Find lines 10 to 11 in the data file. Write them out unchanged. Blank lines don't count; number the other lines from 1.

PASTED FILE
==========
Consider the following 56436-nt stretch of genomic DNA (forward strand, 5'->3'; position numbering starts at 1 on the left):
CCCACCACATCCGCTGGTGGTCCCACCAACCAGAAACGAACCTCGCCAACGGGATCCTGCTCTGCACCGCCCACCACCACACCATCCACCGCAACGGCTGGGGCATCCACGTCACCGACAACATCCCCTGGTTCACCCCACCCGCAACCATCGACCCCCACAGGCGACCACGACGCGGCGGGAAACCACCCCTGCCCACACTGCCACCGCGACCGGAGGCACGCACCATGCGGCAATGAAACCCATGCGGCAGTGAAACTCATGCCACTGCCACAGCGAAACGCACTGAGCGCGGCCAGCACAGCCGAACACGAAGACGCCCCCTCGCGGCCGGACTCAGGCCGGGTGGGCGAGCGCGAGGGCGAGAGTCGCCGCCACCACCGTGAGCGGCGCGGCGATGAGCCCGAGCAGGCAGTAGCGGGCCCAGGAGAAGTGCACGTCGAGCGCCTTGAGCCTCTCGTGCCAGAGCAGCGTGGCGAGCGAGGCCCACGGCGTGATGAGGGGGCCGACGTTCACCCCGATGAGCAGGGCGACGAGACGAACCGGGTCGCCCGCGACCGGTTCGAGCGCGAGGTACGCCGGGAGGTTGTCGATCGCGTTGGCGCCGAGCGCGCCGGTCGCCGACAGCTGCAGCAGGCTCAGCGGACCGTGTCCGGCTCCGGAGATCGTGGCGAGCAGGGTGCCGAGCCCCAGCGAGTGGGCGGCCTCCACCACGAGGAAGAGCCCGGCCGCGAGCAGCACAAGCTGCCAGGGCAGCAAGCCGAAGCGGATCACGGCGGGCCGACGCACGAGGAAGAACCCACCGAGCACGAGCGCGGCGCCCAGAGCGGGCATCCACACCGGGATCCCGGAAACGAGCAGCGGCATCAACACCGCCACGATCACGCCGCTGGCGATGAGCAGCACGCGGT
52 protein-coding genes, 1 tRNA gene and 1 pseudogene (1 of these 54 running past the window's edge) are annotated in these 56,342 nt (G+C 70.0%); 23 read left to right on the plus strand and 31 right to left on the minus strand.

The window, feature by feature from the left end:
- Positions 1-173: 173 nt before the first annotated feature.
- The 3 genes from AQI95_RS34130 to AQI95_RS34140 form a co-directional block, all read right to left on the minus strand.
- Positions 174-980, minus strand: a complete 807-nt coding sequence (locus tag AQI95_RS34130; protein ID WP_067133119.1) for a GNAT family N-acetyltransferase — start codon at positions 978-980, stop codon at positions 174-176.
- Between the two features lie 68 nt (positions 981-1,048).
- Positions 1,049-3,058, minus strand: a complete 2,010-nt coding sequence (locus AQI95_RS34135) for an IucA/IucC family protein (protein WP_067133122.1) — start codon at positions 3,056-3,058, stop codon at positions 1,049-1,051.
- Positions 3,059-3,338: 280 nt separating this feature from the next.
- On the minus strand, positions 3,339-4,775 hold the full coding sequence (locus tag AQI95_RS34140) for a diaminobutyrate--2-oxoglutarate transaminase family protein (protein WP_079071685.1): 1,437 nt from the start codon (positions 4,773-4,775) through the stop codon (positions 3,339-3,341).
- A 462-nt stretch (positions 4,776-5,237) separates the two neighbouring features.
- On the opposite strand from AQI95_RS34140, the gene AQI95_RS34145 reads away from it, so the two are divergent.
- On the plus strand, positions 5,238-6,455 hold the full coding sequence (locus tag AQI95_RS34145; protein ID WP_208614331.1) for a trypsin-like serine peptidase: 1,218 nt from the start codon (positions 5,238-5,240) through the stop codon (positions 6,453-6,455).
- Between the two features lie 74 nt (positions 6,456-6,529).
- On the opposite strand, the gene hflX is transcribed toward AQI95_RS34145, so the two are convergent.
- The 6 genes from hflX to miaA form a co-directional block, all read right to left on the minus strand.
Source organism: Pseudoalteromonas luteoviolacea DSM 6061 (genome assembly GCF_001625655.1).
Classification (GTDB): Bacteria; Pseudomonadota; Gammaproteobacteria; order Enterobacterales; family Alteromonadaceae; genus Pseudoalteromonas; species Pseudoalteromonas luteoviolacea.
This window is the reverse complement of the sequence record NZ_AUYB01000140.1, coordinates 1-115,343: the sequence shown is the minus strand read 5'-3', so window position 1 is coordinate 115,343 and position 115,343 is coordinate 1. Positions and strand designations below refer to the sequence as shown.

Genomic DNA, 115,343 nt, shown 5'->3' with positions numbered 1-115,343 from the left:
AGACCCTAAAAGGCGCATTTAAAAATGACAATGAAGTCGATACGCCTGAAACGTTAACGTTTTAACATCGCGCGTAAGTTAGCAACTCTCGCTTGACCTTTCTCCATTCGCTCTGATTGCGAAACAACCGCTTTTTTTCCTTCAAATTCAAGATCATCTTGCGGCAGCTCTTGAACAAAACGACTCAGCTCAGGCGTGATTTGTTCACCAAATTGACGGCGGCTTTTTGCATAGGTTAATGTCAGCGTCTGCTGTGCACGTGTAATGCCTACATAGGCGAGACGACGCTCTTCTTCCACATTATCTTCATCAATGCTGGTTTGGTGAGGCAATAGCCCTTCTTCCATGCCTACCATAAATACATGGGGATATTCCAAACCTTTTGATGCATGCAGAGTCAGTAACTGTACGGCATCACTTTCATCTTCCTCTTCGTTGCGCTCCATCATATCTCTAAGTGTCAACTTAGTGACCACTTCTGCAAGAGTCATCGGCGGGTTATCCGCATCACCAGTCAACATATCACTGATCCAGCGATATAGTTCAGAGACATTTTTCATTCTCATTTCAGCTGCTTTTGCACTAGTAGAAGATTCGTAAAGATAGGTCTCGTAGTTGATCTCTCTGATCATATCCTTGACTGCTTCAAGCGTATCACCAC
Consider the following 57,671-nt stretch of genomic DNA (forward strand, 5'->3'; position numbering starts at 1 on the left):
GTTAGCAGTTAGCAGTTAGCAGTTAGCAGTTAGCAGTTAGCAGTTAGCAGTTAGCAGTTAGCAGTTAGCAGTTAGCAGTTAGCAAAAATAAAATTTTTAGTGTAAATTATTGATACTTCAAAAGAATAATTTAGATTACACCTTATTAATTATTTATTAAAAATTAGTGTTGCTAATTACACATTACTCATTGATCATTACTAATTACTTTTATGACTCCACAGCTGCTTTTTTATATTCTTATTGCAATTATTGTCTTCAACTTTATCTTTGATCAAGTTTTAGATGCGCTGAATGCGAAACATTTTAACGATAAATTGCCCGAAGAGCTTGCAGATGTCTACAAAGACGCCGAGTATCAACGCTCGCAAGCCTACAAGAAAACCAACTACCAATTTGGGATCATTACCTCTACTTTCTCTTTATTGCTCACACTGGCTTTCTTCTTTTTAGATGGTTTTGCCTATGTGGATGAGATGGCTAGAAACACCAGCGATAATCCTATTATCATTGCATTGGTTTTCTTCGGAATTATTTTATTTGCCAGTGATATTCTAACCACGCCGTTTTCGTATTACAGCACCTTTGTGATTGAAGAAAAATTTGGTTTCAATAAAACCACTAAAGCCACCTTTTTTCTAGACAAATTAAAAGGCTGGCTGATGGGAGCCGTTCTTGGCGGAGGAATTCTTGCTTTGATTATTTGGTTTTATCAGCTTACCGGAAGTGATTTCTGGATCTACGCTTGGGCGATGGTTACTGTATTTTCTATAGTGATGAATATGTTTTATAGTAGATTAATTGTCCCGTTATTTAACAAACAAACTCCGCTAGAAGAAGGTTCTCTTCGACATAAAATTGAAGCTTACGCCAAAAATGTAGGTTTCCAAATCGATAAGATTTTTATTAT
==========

- Positions 3,059-3,338: 280 nt separating this feature from the next.
- On the minus strand, positions 3,339-4,775 hold the full coding sequence (locus tag AQI95_RS34140) for a diaminobutyrate--2-oxoglutarate transaminase family protein (protein WP_079071685.1): 1,437 nt from the start codon (positions 4,773-4,775) through the stop codon (positions 3,339-3,341).